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How to Get an Unemployment Deferment for Your Student Loans

To get an unemployment deferment, you must be collecting unemployment insurance or looking for a full-time job.

You can delay repayment of federal student loans for up to 36 months if you are unemployed. You must be collecting unemployment insurance or working part-time while looking for full-time jobs to be eligible.

You may not need to apply for a student loan deferment right away if the coronavirus pandemic has impacted your career. The federal government is deferring interest-free payments on federal student loans for nine months, until September 30, 2021. This break does not require an application or documentation; your servicer will apply it automatically.

If you plan to return to work shortly after the relief period ends, an unemployment deferment is typically the best choice. Otherwise, enrolling in an income-driven repayment plan that binds payments to your financial status is a better long-term option.

If you have private student loans

If you're unemployed or have a financial hardship, private lenders can allow you to defer payments. Over these periods of time, interest accumulates, rising the amount you owe. For further information on your lender's deferment and forbearance policies, contact them.

Applying for an unemployment deferment

To obtain this postponement, you must apply an unemployment deferment application to your student loan servicer. For acceptance, you must do one of the following with your form:
  • Make sure to provide evidence of unemployment insurance. You must have proof that you are still unemployed, such as a copy of your unemployment insurance from your state's Department of Labor. Your name, address, and Social Security number must all be included in this documentation.
  • Make sure you're looking for full-time jobs. In the last six months, you must have made at least six attempts to find full-time work. If there isn't one within 50 miles of your house, you must still be enrolled with an unemployment agency. It is not acceptable to use a temp agency or a job search website. 

If you're underemployed — working part-time but not full-time — you can even get an unemployment deferment. That means a career that lasts no more than three months and is less than 30 hours per week. You won't be eligible if you've turned down any recent full-time job offers, even if you're overqualified for the role. Your servicer cannot refuse your application if you fulfill the conditions for an unemployment deferment.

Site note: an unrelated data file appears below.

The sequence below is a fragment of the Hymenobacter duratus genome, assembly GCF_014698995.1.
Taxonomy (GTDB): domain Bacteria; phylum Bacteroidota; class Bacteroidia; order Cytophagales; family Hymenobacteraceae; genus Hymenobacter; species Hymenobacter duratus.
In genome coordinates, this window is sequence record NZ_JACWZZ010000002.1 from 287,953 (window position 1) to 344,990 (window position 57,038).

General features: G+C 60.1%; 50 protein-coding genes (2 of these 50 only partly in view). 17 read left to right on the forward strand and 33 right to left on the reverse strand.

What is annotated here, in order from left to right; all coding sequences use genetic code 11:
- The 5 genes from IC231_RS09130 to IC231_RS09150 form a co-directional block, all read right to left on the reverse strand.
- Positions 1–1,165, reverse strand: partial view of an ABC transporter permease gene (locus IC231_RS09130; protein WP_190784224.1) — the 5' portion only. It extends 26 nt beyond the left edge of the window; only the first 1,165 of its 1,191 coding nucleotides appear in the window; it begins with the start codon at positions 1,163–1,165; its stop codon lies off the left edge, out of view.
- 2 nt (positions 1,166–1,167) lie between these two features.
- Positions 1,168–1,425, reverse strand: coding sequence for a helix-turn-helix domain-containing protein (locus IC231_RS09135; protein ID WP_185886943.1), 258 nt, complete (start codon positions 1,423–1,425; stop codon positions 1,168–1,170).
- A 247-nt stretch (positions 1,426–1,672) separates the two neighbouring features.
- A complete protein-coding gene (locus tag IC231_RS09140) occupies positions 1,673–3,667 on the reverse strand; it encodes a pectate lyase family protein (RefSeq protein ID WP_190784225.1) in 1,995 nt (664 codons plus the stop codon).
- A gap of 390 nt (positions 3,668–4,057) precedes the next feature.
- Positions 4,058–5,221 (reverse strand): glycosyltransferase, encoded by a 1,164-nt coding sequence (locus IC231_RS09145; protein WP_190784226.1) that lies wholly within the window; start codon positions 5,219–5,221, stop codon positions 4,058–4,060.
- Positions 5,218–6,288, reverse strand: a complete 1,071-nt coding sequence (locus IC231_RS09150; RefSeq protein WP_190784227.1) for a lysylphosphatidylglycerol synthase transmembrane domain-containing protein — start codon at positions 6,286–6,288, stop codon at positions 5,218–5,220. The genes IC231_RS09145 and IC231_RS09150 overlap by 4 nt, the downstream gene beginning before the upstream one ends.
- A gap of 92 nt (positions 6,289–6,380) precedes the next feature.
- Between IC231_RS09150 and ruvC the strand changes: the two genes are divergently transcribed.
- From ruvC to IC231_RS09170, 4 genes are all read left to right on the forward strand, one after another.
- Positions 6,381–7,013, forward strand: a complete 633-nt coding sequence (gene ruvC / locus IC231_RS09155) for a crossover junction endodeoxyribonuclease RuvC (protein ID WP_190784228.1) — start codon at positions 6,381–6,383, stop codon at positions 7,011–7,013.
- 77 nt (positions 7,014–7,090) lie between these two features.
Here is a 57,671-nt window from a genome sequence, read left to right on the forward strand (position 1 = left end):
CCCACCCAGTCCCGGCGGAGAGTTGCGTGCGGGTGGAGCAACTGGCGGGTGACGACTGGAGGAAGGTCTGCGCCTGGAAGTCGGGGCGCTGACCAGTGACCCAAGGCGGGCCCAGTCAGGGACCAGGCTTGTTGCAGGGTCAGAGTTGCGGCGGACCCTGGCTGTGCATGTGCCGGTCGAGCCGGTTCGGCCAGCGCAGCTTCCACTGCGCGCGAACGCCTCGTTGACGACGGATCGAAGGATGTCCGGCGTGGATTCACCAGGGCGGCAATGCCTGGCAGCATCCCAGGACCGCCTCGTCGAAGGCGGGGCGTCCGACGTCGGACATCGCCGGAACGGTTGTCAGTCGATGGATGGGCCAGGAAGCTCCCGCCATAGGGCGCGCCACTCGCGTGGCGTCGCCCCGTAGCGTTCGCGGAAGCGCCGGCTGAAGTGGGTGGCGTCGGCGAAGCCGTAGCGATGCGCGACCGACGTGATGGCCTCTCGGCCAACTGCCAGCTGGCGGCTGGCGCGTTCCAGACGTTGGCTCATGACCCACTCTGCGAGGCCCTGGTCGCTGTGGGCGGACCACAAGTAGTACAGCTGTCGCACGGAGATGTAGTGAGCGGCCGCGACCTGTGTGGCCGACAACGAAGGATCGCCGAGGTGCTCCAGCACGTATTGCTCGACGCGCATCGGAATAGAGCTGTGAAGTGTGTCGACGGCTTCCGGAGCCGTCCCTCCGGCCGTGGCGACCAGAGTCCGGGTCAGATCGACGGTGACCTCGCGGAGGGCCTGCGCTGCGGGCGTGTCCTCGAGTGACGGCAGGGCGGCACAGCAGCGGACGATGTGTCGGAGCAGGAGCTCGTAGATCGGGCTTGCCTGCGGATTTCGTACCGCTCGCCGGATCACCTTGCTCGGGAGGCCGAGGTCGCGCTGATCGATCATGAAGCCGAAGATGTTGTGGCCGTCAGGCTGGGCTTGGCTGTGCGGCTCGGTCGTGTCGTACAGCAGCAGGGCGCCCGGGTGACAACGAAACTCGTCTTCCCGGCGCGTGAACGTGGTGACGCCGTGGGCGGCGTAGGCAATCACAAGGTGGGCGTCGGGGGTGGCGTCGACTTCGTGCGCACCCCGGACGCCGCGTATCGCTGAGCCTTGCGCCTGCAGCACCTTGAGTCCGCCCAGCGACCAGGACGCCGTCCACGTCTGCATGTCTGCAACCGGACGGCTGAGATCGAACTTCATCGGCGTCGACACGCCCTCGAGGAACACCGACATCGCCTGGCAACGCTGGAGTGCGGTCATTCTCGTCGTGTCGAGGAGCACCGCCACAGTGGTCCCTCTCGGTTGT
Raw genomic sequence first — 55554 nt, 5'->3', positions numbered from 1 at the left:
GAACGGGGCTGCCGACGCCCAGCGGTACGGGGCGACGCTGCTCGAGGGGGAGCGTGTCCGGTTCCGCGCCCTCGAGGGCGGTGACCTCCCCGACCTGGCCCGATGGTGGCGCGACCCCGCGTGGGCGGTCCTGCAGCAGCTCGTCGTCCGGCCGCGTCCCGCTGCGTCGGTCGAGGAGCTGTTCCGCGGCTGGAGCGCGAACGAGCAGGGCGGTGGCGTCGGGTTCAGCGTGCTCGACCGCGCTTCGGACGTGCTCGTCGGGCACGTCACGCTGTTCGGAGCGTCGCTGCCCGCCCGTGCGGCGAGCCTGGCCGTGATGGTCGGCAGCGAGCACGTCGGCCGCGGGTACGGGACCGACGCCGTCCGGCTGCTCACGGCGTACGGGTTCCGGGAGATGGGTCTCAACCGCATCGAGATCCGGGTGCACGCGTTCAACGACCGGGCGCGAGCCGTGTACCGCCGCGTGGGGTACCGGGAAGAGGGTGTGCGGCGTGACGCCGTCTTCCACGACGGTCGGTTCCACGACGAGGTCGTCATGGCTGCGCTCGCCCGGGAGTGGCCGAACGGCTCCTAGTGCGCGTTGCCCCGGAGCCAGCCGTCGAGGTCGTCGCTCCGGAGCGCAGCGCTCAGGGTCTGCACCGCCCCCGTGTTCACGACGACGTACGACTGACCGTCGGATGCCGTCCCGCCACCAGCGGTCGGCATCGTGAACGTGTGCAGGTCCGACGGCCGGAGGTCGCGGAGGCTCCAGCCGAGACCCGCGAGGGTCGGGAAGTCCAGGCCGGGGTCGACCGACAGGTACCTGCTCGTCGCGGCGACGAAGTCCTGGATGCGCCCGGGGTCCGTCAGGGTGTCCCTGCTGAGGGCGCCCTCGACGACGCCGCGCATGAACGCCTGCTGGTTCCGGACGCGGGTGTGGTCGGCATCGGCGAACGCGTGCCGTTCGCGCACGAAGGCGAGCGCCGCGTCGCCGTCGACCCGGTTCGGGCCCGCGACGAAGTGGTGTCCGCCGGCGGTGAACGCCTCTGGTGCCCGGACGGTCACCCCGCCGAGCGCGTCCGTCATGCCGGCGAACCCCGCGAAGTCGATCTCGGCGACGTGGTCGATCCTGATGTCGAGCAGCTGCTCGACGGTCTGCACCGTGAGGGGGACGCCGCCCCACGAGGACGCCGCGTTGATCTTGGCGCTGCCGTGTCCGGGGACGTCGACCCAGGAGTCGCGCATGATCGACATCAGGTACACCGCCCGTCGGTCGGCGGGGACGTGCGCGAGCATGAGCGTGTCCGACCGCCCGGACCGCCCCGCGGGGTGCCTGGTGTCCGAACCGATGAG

How long an unemployment deferment lasts

Unemployment benefits will last up to 36 months, but not all at once. Every six months, you must reapply for the postponement and meet the necessary requirements. The length of a deferment varies depending on the loan form. Your effective unemployment deferment is 24 months if you have a Federal Family Education Loan (FFEL) from before July 1, 1993. Borrowers with Perkins loans will get up to 36 months, but only in 12-month installments. All unemployment deferments come to an end after you've used up your eligibility or found work. You must notify your servicer as soon as you start working full-time.

Other options for reduced loan payments

If you've returned to work or otherwise don't qualify for an unemployment deferment, there are other payment-reduction options that will keep you out of default on your student loans. The best option for you will be determined by your financial situation:

If you are unable to make your existing payments. Monthly contributions are based on a proportion of your net income in income-driven repayment programs. These arrangements will stretch your repayment period to 20 or 25 years, eventually raising your repayment rate. Payments based on wages may be as low as $0, but the measurement is complicated by a variety of variables.

If you can't afford anything, even income-driven payments, you're out of luck. If you serve full-time and meet one or more of the following criteria: participating in the Peace Corps; receiving help from a program such as the Supplemental Nutrition Assistance Program (SNAP); or earning less than 150 percent of the poverty guideline for your family size and state of residence, you might be eligible for an economic distress deferment.

If you're trying to catch up on other financial obligations. You could have more urgent bills to cover once you start getting paid again, such as a high-interest credit card, than student loans. Student loan forbearance allows you to postpone payments at your lender's discretion. Since interest accrues on all loans, forbearance is not a good long-term choice — while the government is currently waiving interest for 60 days, retroactive to March 13 — but it may provide temporary relief.

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